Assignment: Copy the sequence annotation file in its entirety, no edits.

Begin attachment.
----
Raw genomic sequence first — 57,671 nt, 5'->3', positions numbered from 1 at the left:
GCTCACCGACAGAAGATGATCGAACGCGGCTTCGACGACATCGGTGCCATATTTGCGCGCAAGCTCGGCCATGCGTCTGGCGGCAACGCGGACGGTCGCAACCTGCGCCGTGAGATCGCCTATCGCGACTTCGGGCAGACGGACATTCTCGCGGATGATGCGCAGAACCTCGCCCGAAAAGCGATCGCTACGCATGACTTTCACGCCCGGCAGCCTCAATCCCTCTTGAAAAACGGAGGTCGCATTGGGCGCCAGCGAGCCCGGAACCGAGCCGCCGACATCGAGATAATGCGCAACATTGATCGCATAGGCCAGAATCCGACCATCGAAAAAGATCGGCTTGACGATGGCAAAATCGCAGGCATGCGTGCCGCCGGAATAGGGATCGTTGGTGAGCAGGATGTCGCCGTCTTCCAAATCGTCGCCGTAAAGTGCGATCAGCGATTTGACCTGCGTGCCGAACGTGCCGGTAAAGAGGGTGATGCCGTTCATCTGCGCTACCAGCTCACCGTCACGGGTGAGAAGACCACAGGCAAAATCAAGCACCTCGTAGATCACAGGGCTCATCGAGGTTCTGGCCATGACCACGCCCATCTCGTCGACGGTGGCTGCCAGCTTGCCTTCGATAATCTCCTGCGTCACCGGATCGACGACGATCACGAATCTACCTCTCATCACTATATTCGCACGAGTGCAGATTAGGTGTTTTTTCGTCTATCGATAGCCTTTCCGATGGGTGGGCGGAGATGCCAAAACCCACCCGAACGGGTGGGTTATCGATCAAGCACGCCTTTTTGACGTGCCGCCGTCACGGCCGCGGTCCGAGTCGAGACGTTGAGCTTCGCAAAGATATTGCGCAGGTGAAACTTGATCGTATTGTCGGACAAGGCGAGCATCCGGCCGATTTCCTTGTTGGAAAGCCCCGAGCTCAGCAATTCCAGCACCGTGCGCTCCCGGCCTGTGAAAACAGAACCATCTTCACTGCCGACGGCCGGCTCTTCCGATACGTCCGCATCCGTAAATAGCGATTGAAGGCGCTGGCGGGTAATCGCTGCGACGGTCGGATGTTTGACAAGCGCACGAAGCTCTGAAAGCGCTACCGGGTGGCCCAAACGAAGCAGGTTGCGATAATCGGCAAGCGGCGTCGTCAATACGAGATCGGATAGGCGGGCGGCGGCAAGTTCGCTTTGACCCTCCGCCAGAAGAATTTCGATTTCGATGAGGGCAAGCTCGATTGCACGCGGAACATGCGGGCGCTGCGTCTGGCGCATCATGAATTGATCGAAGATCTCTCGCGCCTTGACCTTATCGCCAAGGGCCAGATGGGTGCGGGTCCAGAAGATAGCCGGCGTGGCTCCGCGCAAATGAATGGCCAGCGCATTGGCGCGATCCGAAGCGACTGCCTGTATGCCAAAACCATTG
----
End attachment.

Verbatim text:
Raw genomic sequence first — 57,671 nt, 5'->3', positions numbered from 1 at the left:
GCTCACCGACAGAAGATGATCGAACGCGGCTTCGACGACATCGGTGCCATATTTGCGCGCAAGCTCGGCCATGCGTCTGGCGGCAACGCGGACGGTCGCAACCTGCGCCGTGAGATCGCCTATCGCGACTTCGGGCAGACGGACATTCTCGCGGATGATGCGCAGAACCTCGCCCGAAAAGCGATCGCTACGCATGACTTTCACGCCCGGCAGCCTCAATCCCTCTTGAAAAACGGAGGTCGCATTGGGCGCCAGCGAGCCCGGAACCGAGCCGCCGACATCGAGATAATGCGCAACATTGATCGCATAGGCCAGAATCCGACCATCGAAAAAGATCGGCTTGACGATGGCAAAATCGCAGGCATGCGTGCCGCCGGAATAGGGATCGTTGGTGAGCAGGATGTCGCCGTCTTCCAAATCGTCGCCGTAAAGTGCGATCAGCGATTTGACCTGCGTGCCGAACGTGCCGGTAAAGAGGGTGATGCCGTTCATCTGCGCTACCAGCTCACCGTCACGGGTGAGAAGACCACAGGCAAAATCAAGCACCTCGTAGATCACAGGGCTCATCGAGGTTCTGGCCATGACCACGCCCATCTCGTCGACGGTGGCTGCCAGCTTGCCTTCGATAATCTCCTGCGTCACCGGATCGACGACGATCACGAATCTACCTCTCATCACTATATTCGCACGAGTGCAGATTAGGTGTTTTTTCGTCTATCGATAGCCTTTCCGATGGGTGGGCGGAGATGCCAAAACCCACCCGAACGGGTGGGTTATCGATCAAGCACGCCTTTTTGACGTGCCGCCGTCACGGCCGCGGTCCGAGTCGAGACGTTGAGCTTCGCAAAGATATTGCGCAGGTGAAACTTGATCGTATTGTCGGACAAGGCGAGCATCCGGCCGATTTCCTTGTTGGAAAGCCCCGAGCTCAGCAATTCCAGCACCGTGCGCTCCCGGCCTGTGAAAACAGAACCATCTTCACTGCCGACGGCCGGCTCTTCCGATACGTCCGCATCCGTAAATAGCGATTGAAGGCGCTGGCGGGTAATCGCTGCGACGGTCGGATGTTTGACAAGCGCACGAAGCTCTGAAAGCGCTACCGGGTGGCCCAAACGAAGCAGGTTGCGATAATCGGCAAGCGGCGTCGTCAATACGAGATCGGATAGGCGGGCGGCGGCAAGTTCGCTTTGACCCTCCGCCAGAAGAATTTCGATTTCGATGAGGGCAAGCTCGATTGCACGCGGAACATGCGGGCGCTGCGTCTGGCGCATCATGAATTGATCGAAGATCTCTCGCGCCTTGACCTTATCGCCAAGGGCCAGATGGGTGCGGGTCCAGAAGATAGCCGGCGTGGCTCCGCGCAAATGAATGGCCAGCGCATTGGCGCGATCCGAAGCGACTGCCTGTATGCCAAAACCATTG